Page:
Yeah, that was Federer at the absolute height of his powers, which culminated two months later at the Australian Open, in what was probably his best tournament from start to finish as far as breathtaking levels of tennis are concerned.
12-May-2013 10:42 AM
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RE: “You can’t repeat the past” – but you can come very close to it
(12-May-2013 10:42 AM)Broken_Shoelace Wrote:  
(12-May-2013 09:49 AM)huntingyou Wrote:  
(12-May-2013 08:59 AM)1972Murat Wrote:  
(12-May-2013 08:13 AM)huntingyou Wrote:  just be grateful you were able to witness this:

http://www.youtube.com/watch?v=qxRcr3rxINs


look at the half volley at 4:16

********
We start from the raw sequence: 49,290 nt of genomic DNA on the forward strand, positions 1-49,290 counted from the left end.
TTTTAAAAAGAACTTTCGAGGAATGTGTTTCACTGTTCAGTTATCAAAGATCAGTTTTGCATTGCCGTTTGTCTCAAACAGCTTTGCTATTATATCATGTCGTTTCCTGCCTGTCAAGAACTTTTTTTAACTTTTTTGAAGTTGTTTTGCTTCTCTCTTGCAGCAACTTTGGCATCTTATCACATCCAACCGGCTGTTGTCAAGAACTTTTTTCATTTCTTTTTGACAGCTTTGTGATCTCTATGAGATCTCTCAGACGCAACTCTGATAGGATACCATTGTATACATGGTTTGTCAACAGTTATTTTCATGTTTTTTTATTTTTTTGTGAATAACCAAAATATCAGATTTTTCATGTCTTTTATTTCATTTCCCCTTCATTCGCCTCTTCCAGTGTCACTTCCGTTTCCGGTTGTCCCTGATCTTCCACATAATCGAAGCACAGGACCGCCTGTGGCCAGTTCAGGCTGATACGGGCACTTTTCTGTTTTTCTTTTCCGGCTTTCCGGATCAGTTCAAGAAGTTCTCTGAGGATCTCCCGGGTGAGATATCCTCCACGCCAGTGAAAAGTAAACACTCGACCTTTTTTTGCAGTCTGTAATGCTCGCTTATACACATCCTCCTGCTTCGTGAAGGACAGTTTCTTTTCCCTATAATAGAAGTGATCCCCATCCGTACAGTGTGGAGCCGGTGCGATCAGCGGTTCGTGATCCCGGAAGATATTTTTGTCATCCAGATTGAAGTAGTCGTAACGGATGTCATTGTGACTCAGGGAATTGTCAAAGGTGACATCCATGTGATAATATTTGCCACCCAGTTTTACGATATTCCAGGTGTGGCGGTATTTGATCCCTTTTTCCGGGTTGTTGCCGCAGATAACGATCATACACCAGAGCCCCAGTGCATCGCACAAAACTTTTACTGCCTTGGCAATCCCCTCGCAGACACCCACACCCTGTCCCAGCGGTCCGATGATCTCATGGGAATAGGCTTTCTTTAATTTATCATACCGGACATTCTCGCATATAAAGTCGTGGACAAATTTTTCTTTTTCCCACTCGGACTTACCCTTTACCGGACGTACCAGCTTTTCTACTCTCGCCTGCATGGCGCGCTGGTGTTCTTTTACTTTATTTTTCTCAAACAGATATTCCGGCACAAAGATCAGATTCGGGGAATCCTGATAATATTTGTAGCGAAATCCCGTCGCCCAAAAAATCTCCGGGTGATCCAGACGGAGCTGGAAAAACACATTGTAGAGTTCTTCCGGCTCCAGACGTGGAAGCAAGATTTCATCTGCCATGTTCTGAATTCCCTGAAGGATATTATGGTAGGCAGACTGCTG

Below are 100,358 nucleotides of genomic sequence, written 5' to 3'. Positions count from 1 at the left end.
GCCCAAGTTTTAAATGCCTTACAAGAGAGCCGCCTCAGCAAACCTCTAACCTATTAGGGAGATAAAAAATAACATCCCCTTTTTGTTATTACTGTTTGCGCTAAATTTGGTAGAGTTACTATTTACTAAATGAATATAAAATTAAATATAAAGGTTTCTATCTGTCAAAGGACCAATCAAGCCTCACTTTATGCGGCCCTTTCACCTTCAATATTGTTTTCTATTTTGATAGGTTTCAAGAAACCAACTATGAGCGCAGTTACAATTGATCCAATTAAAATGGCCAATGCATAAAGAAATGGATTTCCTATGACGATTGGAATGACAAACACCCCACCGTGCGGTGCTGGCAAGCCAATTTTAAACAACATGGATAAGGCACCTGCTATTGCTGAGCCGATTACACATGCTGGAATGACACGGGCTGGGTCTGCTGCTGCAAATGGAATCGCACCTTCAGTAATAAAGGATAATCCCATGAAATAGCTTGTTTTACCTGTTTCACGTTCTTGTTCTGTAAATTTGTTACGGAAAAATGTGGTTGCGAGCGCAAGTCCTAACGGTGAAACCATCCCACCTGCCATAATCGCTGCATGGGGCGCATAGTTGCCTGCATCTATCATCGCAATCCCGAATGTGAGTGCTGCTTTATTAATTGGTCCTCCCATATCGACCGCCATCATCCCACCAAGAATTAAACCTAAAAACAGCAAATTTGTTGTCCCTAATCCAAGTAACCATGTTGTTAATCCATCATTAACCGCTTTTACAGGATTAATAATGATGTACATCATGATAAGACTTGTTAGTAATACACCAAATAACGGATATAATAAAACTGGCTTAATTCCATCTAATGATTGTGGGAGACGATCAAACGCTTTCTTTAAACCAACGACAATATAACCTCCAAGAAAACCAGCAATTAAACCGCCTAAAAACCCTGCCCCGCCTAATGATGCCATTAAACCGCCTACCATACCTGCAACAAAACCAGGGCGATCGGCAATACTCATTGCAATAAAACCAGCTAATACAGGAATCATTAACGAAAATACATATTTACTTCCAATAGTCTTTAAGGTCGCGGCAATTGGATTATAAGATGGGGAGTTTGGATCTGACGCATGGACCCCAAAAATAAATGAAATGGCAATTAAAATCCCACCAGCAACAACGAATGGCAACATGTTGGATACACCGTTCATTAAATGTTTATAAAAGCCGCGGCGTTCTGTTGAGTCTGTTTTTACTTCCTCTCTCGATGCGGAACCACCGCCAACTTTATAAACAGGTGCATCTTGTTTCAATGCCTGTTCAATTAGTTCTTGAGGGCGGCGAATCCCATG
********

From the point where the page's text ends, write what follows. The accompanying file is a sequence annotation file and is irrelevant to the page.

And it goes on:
Everything that ha a beginning; has an end.............

Agree %100. I wish people would just appreciate what Roger did and let him go gently into that good night...When I watch that video, I know that Roger is not coming back. I also know we will have occasional moments of magic , which I will be looking for, but that is about it. He will not get faster, he will not get better (as in improve or reinvent his game) and that is fine...What irritates me most is people looking at Roger today and claiming he is still at his best, as fast as ever, not even seeing the reality right before their eyes, as in the video above...
It is the nature of the beast though...I remember the end of Pete's carrier, where people said he was not as good as most thought etc....It is just sad. Undecided

Anybody who watches that video and claims Roger is as good as ever...it's a troll.